A fresh start for the regulation and inspection of adult social care: working together to change how we inspect and regulate adult social care services

Document type
Discussion paper
Corporate author(s)
Great Britain. Care Quality Commission
Publisher
Care Quality Commission
Date of publication
14 October 2013
Subject(s)
Social Work, Social Care and Social Services, Older Adults
Collection
Social welfare
Material type
Reports

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This discussion paper sets out priorities for transforming how the Care Quality Commission (CQC) will monitor, inspect and regulate care homes and other adult social care services, with a greater focus on public involvement and improvement. Key proposals include awarding ratings to every care home and adult social care service by March 2016 to help people make informed decisions about their care and establishing expert inspection teams involving people who have experience of care services.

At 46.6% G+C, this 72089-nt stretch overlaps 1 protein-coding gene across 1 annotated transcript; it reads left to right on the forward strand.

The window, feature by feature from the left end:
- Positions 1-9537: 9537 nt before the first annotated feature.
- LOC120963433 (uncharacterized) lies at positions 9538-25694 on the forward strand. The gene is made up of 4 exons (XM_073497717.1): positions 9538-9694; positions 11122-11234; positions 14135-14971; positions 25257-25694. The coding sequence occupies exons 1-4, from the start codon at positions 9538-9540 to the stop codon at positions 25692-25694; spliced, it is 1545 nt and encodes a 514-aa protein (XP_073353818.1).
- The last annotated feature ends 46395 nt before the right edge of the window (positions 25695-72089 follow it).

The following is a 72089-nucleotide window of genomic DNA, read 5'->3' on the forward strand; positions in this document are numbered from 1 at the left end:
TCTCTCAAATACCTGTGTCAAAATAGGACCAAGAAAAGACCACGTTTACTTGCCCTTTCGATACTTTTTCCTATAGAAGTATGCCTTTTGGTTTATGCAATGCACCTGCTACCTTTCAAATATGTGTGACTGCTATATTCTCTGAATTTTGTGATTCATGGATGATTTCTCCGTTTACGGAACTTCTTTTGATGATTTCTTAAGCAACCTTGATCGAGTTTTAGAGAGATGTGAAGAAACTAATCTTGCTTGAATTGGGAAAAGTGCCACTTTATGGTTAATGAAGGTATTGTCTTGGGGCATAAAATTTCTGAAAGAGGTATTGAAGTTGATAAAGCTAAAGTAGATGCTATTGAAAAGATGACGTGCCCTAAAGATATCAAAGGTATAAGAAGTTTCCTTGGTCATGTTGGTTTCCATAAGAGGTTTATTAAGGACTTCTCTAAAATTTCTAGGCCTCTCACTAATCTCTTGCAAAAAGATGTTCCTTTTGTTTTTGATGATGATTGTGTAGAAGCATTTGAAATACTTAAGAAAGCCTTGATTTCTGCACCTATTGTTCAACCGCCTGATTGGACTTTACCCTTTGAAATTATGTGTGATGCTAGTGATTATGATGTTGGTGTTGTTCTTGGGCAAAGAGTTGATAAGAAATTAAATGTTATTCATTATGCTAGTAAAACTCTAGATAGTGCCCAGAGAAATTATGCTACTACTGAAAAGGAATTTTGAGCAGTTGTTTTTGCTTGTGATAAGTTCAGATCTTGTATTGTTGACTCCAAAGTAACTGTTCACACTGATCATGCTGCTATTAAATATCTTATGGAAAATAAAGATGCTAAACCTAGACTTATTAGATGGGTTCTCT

Inspections of adult social care services will be structured around the five key questions that matter most to people – are the services safe, caring, effective, well-led and responsive to people’s needs. CQC will explore what each of these means for the adult social care sector. CQC intends to rate care services as outstanding, good, requires improvement or inadequate, so that the public has clear information about services. As part of these changes, CQC will explore how its ratings can encourage services to improve and how they can influence the timing of future inspections. Other proposals include:

  • From April 2015 and subject to the Care Bill becoming law, CQC will monitor the finances of an estimated 50 to 60 care providers that would be difficult to replace if they were to go out of business.
  • CQC will take a tougher stance when registering care services by ensuring that those who apply to run them have the right values, motives, ability and experience. Also, CQC is committed to taking tougher action against services that do not have registered managers in place.
  • CQC will discuss the risks and potential benefits of mystery shoppers and hidden cameras to monitor care, and whether they could contribute to promoting a culture of safety and quality, while respecting people’s privacy and dignity.
  • CQC will encourage those providing care in residential homes to explore how they can be involved in the local community and will work with Healthwatch to get its views on care homes locally.

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